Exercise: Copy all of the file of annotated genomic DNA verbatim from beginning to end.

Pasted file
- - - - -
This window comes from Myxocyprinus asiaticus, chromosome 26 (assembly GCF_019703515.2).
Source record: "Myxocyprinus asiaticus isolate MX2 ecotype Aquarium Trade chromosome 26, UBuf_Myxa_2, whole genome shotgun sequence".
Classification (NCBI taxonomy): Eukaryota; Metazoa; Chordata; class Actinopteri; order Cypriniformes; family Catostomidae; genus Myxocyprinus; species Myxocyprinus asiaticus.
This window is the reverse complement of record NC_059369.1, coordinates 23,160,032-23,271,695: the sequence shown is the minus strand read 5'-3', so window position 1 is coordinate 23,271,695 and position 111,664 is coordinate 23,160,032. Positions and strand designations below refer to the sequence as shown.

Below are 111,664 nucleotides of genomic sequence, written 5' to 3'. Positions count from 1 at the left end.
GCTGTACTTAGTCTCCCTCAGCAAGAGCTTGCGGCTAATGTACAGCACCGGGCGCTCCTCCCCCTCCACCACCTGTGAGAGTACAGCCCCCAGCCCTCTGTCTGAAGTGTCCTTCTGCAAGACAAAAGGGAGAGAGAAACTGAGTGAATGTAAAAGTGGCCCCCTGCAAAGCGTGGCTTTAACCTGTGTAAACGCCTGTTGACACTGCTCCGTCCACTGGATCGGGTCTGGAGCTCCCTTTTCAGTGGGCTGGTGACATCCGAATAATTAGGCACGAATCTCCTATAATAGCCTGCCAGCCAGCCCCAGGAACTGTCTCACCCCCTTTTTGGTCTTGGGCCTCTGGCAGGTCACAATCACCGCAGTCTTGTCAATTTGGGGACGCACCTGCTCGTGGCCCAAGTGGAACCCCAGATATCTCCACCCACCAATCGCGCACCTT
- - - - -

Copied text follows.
This window comes from Myxocyprinus asiaticus, chromosome 26 (assembly GCF_019703515.2).
Source record: "Myxocyprinus asiaticus isolate MX2 ecotype Aquarium Trade chromosome 26, UBuf_Myxa_2, whole genome shotgun sequence".
Classification (NCBI taxonomy): Eukaryota; Metazoa; Chordata; class Actinopteri; order Cypriniformes; family Catostomidae; genus Myxocyprinus; species Myxocyprinus asiaticus.
This window is the reverse complement of record NC_059369.1, coordinates 23,160,032-23,271,695: the sequence shown is the minus strand read 5'-3', so window position 1 is coordinate 23,271,695 and position 111,664 is coordinate 23,160,032. Positions and strand designations below refer to the sequence as shown.

Below are 111,664 nucleotides of genomic sequence, written 5' to 3'. Positions count from 1 at the left end.
GCTGTACTTAGTCTCCCTCAGCAAGAGCTTGCGGCTAATGTACAGCACCGGGCGCTCCTCCCCCTCCACCACCTGTGAGAGTACAGCCCCCAGCCCTCTGTCTGAAGTGTCCTTCTGCAAGACAAAAGGGAGAGAGAAACTGAGTGAATGTAAAAGTGGCCCCCTGCAAAGCGTGGCTTTAACCTGTGTAAACGCCTGTTGACACTGCTCCGTCCACTGGATCGGGTCTGGAGCTCCCTTTTCAGTGGGCTGGTGACATCCGAATAATTAGGCACGAATCTCCTATAATAGCCTGCCAGCCAGCCCCAGGAACTGTCTCACCCCCTTTTTGGTCTTGGGCCTCTGGCAGGTCACAATCACCGCAGTCTTGTCAATTTGGGGACGCACCTGCTCGTGGCCCAAGTGGAACCCCAGATATCTCCACCCACCAATCGCGCACCTT